By Kelsey Hyde

Today, in the civil case of United States ex rel. Michaels v. Agape Senior Community, Inc., the Fourth Circuit published an opinion affirming the district court’s decision on the Attorney General’s unreviewable veto power under 31 U.S.C. § 3730, and dismissing the appeal of an evidentiary issue. In affirming the lower court’s ruling, the Court found the U.S. District Court for the District of South Carolina properly interpreted the relevant statute and persuasive case law on the issue of the Government’s right to veto a settlement for qui tam action cases in which they elected not to take part. In dismissing the appeal of the district court’s decision to disallow statistical sampling as hard evidence, the Court strictly construed 28 U.S.C. § 1292(b) and declined to review the present issue for it did not concern a pure question of law.

Procedural Matters in Determining the Parties

This action arose from the allegations of Brianna Michaels and Amy Whitesides regarding the dealings of their former employer, defendant Agape Senior Community, Inc. and twenty-three affiliated elder care facilities throughout South Carolina (collectively, “Agape”). The two former employees alleged that Agape had fraudulently billed Medicare and other health care programs run by the Federal Government for thousands of patients who were ineligible or did not actually receive the charged services.

Michaels and Whitesides proceeded with this matter under the False Claims Act (FCA), which authorizes private individuals (referred to as “relators”) to pursue legal actions on behalf of the United States in order to receive civil remedies for fraud committed against the Government, called a “qui tam action”. See 31 U.S.C. §§ 3729-3733. This type of suit permits the Government to intervene within specified time periods, or decline to intervene and instead allow the relators to conduct the action. Id. at § 3730(b)(4)(A)-(B). In this case, the Government declined to intervene, but did alert the relators of a provision in § 3730(b) which provides the Attorney General ultimate, non-reviewable authority to object to proposed settlements and dismissals, a provision at the center of this appeal.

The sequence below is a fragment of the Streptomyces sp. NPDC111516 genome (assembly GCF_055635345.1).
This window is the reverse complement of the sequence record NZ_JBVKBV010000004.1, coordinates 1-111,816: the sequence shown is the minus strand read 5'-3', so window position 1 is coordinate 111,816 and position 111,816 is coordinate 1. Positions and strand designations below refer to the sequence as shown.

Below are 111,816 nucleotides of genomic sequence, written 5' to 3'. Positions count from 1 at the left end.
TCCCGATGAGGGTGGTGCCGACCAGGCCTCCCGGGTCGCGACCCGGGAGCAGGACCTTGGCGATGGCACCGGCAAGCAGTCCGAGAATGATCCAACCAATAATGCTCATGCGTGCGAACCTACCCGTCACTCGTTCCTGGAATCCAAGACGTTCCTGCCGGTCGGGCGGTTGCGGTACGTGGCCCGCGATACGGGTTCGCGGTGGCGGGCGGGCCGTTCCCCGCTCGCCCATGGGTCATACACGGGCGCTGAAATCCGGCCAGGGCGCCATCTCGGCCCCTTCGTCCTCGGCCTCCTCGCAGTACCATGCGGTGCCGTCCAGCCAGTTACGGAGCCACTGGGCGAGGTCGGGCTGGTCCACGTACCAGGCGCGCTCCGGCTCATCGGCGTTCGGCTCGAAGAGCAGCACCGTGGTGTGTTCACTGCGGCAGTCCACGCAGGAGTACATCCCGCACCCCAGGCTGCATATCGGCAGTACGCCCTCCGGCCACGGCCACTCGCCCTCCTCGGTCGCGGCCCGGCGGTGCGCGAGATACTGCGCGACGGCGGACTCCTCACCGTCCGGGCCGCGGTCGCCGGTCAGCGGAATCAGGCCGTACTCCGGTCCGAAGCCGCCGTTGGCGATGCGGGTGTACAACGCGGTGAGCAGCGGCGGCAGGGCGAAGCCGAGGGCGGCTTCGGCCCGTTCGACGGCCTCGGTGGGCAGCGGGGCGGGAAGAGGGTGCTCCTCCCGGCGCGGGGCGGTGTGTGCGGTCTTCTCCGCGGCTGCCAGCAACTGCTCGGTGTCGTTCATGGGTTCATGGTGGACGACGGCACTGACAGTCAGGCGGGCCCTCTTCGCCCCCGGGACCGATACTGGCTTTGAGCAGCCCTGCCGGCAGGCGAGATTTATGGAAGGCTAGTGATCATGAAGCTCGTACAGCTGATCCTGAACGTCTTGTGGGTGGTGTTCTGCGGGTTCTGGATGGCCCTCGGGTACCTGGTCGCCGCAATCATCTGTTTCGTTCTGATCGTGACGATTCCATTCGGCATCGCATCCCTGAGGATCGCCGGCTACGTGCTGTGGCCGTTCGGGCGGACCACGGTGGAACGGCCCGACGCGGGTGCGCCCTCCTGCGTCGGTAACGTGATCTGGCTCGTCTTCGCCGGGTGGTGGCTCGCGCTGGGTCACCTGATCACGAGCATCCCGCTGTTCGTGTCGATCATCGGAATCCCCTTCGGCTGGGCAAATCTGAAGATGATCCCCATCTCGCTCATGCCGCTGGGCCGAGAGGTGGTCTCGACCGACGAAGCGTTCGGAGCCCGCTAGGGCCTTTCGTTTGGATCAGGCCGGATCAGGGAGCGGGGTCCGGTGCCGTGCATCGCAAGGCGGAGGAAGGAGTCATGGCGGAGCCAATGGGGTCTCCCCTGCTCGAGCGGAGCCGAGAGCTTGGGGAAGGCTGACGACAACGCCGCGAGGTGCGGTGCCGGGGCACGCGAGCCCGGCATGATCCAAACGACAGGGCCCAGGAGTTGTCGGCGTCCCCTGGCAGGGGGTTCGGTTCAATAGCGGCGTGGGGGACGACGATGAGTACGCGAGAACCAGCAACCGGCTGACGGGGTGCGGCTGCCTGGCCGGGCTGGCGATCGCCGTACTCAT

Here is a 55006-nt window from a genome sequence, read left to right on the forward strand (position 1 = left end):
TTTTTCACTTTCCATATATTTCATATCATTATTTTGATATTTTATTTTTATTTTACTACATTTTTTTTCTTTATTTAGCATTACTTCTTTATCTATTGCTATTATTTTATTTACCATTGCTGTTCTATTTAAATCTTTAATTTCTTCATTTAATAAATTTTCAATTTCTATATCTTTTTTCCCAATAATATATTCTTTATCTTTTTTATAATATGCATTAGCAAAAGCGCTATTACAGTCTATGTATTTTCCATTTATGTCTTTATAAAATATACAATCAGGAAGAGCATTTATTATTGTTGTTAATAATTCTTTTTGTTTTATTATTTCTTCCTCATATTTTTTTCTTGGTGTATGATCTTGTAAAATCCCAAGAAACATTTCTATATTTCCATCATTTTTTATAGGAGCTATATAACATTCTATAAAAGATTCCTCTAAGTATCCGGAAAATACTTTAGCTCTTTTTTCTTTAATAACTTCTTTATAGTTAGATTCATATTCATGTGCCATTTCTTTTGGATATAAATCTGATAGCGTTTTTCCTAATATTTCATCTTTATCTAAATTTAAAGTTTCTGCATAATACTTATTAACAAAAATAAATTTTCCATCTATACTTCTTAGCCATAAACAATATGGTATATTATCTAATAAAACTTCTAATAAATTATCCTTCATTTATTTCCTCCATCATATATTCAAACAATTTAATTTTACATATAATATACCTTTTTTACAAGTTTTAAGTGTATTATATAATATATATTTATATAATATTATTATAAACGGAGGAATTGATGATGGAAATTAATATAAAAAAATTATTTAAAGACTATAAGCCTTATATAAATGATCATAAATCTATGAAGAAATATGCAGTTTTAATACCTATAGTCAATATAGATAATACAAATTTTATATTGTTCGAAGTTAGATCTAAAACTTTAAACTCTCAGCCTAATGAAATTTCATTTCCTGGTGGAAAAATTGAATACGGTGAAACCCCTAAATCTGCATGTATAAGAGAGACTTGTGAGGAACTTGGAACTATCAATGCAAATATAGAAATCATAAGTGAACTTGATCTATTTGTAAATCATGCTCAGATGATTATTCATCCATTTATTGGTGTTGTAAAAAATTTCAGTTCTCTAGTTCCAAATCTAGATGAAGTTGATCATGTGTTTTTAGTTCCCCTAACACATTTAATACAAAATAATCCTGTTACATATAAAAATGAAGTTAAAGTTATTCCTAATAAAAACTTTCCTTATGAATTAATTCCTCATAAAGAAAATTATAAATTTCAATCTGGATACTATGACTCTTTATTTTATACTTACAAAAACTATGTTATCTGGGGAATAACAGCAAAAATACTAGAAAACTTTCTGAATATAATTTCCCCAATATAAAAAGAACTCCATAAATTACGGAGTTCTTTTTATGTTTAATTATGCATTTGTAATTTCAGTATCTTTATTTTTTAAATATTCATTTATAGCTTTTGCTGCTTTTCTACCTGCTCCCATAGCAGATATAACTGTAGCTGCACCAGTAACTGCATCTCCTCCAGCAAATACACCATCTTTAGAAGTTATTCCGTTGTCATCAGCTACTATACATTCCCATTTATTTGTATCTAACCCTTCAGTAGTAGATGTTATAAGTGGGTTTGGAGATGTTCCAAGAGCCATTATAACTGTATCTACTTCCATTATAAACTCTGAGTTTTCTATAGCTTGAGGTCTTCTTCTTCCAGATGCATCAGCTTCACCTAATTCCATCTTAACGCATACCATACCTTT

The Two District Court Rulings that Led to Interlocutory Appeal  

Discovery efforts revealed that Agape had filed over 50,000 claims for federal health care programs for a relevant time period in which they had also admitted 10,000 patients. Based on the unreasonable cost of reviewing all such documents and materials pertaining to these claims and individuals, estimated at over $36 million, the relators sought instead to use a statistical sampling of the evidence to prove their case of fraudulent federal health care billing. However, the District Court ruled this to be an improper evidentiary method (referred to as “the statistical sampling ruling”).

The parties then negotiated and reached a proposed settlement agreement, but the Attorney General objected to the settlement amount, pursuant to § 3730(b)(1), based on the Government’s own statistical sampling assessment and estimated damages. Agape sought to enforce the settlement over such objection, but the District court refused and found instead that the Attorney General possessed absolute veto power over such decisions under § 3730(b)(1). In this ruling, the court did note the peculiarity of the Government involving itself in a case in which it chose not to be a party, and by way of a method in which the court had found improper, but still upheld this veto power (referred to as “the unreviewable veto ruling”).